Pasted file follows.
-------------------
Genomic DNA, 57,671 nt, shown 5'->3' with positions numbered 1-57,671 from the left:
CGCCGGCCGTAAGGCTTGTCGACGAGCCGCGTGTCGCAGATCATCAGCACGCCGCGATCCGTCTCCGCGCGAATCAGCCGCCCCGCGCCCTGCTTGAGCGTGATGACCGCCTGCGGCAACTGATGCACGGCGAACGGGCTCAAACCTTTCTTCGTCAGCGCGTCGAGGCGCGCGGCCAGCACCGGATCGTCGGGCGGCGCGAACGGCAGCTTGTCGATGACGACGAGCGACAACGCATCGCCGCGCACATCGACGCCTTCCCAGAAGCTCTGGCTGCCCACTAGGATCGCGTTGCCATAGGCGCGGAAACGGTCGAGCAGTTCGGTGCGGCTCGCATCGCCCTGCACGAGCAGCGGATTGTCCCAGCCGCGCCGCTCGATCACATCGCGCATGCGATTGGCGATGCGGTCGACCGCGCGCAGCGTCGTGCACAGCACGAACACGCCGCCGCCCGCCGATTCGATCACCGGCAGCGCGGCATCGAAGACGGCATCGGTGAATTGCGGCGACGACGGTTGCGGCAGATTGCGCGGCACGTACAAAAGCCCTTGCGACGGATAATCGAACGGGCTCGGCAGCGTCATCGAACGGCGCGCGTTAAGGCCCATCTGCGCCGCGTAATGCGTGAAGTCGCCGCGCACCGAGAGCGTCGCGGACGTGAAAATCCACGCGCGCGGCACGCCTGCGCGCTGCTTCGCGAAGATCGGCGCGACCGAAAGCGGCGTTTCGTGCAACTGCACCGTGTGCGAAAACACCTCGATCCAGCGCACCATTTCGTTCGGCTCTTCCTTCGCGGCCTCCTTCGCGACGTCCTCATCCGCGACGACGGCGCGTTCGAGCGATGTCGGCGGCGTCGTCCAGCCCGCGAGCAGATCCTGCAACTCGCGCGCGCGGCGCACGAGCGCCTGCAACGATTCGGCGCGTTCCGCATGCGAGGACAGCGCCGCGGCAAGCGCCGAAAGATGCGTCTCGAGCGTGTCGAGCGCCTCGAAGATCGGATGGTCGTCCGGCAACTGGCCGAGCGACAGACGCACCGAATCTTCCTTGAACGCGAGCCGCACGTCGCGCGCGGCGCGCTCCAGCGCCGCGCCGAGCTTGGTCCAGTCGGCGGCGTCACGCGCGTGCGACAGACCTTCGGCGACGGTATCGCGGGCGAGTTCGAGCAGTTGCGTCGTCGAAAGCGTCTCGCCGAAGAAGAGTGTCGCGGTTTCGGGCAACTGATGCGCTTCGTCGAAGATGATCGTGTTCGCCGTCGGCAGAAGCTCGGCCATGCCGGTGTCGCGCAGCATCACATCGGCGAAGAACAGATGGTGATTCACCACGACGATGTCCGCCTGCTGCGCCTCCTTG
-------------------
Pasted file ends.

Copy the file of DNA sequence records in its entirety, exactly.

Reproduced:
Genomic DNA, 57,671 nt, shown 5'->3' with positions numbered 1-57,671 from the left:
CGCCGGCCGTAAGGCTTGTCGACGAGCCGCGTGTCGCAGATCATCAGCACGCCGCGATCCGTCTCCGCGCGAATCAGCCGCCCCGCGCCCTGCTTGAGCGTGATGACCGCCTGCGGCAACTGATGCACGGCGAACGGGCTCAAACCTTTCTTCGTCAGCGCGTCGAGGCGCGCGGCCAGCACCGGATCGTCGGGCGGCGCGAACGGCAGCTTGTCGATGACGACGAGCGACAACGCATCGCCGCGCACATCGACGCCTTCCCAGAAGCTCTGGCTGCCCACTAGGATCGCGTTGCCATAGGCGCGGAAACGGTCGAGCAGTTCGGTGCGGCTCGCATCGCCCTGCACGAGCAGCGGATTGTCCCAGCCGCGCCGCTCGATCACATCGCGCATGCGATTGGCGATGCGGTCGACCGCGCGCAGCGTCGTGCACAGCACGAACACGCCGCCGCCCGCCGATTCGATCACCGGCAGCGCGGCATCGAAGACGGCATCGGTGAATTGCGGCGACGACGGTTGCGGCAGATTGCGCGGCACGTACAAAAGCCCTTGCGACGGATAATCGAACGGGCTCGGCAGCGTCATCGAACGGCGCGCGTTAAGGCCCATCTGCGCCGCGTAATGCGTGAAGTCGCCGCGCACCGAGAGCGTCGCGGACGTGAAAATCCACGCGCGCGGCACGCCTGCGCGCTGCTTCGCGAAGATCGGCGCGACCGAAAGCGGCGTTTCGTGCAACTGCACCGTGTGCGAAAACACCTCGATCCAGCGCACCATTTCGTTCGGCTCTTCCTTCGCGGCCTCCTTCGCGACGTCCTCATCCGCGACGACGGCGCGTTCGAGCGATGTCGGCGGCGTCGTCCAGCCCGCGAGCAGATCCTGCAACTCGCGCGCGCGGCGCACGAGCGCCTGCAACGATTCGGCGCGTTCCGCATGCGAGGACAGCGCCGCGGCAAGCGCCGAAAGATGCGTCTCGAGCGTGTCGAGCGCCTCGAAGATCGGATGGTCGTCCGGCAACTGGCCGAGCGACAGACGCACCGAATCTTCCTTGAACGCGAGCCGCACGTCGCGCGCGGCGCGCTCCAGCGCCGCGCCGAGCTTGGTCCAGTCGGCGGCGTCACGCGCGTGCGACAGACCTTCGGCGACGGTATCGCGGGCGAGTTCGAGCAGTTGCGTCGTCGAAAGCGTCTCGCCGAAGAAGAGTGTCGCGGTTTCGGGCAACTGATGCGCTTCGTCGAAGATGATCGTGTTCGCCGTCGGCAGAAGCTCGGCCATGCCGGTGTCGCGCAGCATCACATCGGCGAAGAACAGATGGTGATTCACCACGACGATGTCCGCCTGCTGCGCCTCCTTG